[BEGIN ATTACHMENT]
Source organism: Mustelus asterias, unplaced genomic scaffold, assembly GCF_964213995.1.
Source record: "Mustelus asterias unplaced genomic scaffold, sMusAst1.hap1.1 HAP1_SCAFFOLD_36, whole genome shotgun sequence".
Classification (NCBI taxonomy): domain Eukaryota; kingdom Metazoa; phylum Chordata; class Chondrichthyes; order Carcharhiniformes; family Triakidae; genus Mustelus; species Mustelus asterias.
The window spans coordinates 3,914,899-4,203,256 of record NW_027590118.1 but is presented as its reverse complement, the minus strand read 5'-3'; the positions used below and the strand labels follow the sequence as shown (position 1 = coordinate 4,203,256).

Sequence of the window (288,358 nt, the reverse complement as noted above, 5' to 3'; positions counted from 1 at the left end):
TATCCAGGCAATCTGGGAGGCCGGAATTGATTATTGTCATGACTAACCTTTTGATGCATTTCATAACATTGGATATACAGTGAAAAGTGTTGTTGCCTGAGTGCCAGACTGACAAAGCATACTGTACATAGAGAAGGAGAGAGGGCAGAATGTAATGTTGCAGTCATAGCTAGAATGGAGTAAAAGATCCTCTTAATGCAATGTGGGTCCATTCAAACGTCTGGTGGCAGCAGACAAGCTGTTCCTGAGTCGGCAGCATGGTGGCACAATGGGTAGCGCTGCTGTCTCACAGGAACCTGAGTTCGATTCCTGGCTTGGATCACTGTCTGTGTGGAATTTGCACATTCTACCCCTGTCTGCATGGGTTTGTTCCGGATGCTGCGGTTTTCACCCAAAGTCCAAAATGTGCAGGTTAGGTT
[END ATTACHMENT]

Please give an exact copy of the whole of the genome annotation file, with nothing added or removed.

Source organism: Mustelus asterias, unplaced genomic scaffold, assembly GCF_964213995.1.
Source record: "Mustelus asterias unplaced genomic scaffold, sMusAst1.hap1.1 HAP1_SCAFFOLD_36, whole genome shotgun sequence".
Classification (NCBI taxonomy): domain Eukaryota; kingdom Metazoa; phylum Chordata; class Chondrichthyes; order Carcharhiniformes; family Triakidae; genus Mustelus; species Mustelus asterias.
The window spans coordinates 3,914,899-4,203,256 of record NW_027590118.1 but is presented as its reverse complement, the minus strand read 5'-3'; the positions used below and the strand labels follow the sequence as shown (position 1 = coordinate 4,203,256).

Sequence of the window (288,358 nt, the reverse complement as noted above, 5' to 3'; positions counted from 1 at the left end):
TATCCAGGCAATCTGGGAGGCCGGAATTGATTATTGTCATGACTAACCTTTTGATGCATTTCATAACATTGGATATACAGTGAAAAGTGTTGTTGCCTGAGTGCCAGACTGACAAAGCATACTGTACATAGAGAAGGAGAGAGGGCAGAATGTAATGTTGCAGTCATAGCTAGAATGGAGTAAAAGATCCTCTTAATGCAATGTGGGTCCATTCAAACGTCTGGTGGCAGCAGACAAGCTGTTCCTGAGTCGGCAGCATGGTGGCACAATGGGTAGCGCTGCTGTCTCACAGGAACCTGAGTTCGATTCCTGGCTTGGATCACTGTCTGTGTGGAATTTGCACATTCTACCCCTGTCTGCATGGGTTTGTTCCGGATGCTGCGGTTTTCACCCAAAGTCCAAAATGTGCAGGTTAGGTT